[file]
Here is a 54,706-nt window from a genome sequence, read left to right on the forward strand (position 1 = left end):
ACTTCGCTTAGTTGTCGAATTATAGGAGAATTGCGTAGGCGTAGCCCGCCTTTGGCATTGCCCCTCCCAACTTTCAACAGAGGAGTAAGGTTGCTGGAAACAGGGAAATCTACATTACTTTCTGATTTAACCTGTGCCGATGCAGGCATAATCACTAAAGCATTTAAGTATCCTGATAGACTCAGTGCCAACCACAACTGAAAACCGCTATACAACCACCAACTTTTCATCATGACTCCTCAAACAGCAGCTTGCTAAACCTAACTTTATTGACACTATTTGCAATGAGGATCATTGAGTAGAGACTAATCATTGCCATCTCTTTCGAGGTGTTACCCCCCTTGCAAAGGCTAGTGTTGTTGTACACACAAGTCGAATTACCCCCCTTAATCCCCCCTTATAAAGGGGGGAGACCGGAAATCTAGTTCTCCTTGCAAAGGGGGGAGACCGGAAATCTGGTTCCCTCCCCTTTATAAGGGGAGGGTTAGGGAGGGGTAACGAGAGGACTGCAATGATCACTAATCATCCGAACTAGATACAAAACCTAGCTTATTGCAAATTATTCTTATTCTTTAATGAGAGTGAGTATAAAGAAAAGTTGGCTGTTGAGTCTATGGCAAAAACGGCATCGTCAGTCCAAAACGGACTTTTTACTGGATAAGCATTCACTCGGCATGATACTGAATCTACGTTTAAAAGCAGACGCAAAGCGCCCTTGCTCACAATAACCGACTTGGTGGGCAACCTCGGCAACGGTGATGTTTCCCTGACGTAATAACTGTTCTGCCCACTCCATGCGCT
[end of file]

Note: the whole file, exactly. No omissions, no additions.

Here is a 54,706-nt window from a genome sequence, read left to right on the forward strand (position 1 = left end):
ACTTCGCTTAGTTGTCGAATTATAGGAGAATTGCGTAGGCGTAGCCCGCCTTTGGCATTGCCCCTCCCAACTTTCAACAGAGGAGTAAGGTTGCTGGAAACAGGGAAATCTACATTACTTTCTGATTTAACCTGTGCCGATGCAGGCATAATCACTAAAGCATTTAAGTATCCTGATAGACTCAGTGCCAACCACAACTGAAAACCGCTATACAACCACCAACTTTTCATCATGACTCCTCAAACAGCAGCTTGCTAAACCTAACTTTATTGACACTATTTGCAATGAGGATCATTGAGTAGAGACTAATCATTGCCATCTCTTTCGAGGTGTTACCCCCCTTGCAAAGGCTAGTGTTGTTGTACACACAAGTCGAATTACCCCCCTTAATCCCCCCTTATAAAGGGGGGAGACCGGAAATCTAGTTCTCCTTGCAAAGGGGGGAGACCGGAAATCTGGTTCCCTCCCCTTTATAAGGGGAGGGTTAGGGAGGGGTAACGAGAGGACTGCAATGATCACTAATCATCCGAACTAGATACAAAACCTAGCTTATTGCAAATTATTCTTATTCTTTAATGAGAGTGAGTATAAAGAAAAGTTGGCTGTTGAGTCTATGGCAAAAACGGCATCGTCAGTCCAAAACGGACTTTTTACTGGATAAGCATTCACTCGGCATGATACTGAATCTACGTTTAAAAGCAGACGCAAAGCGCCCTTGCTCACAATAACCGACTTGGTGGGCAACCTCGGCAACGGTGATGTTTCCCTGACGTAATAACTGTTCTGCCCACTCCATGCGCT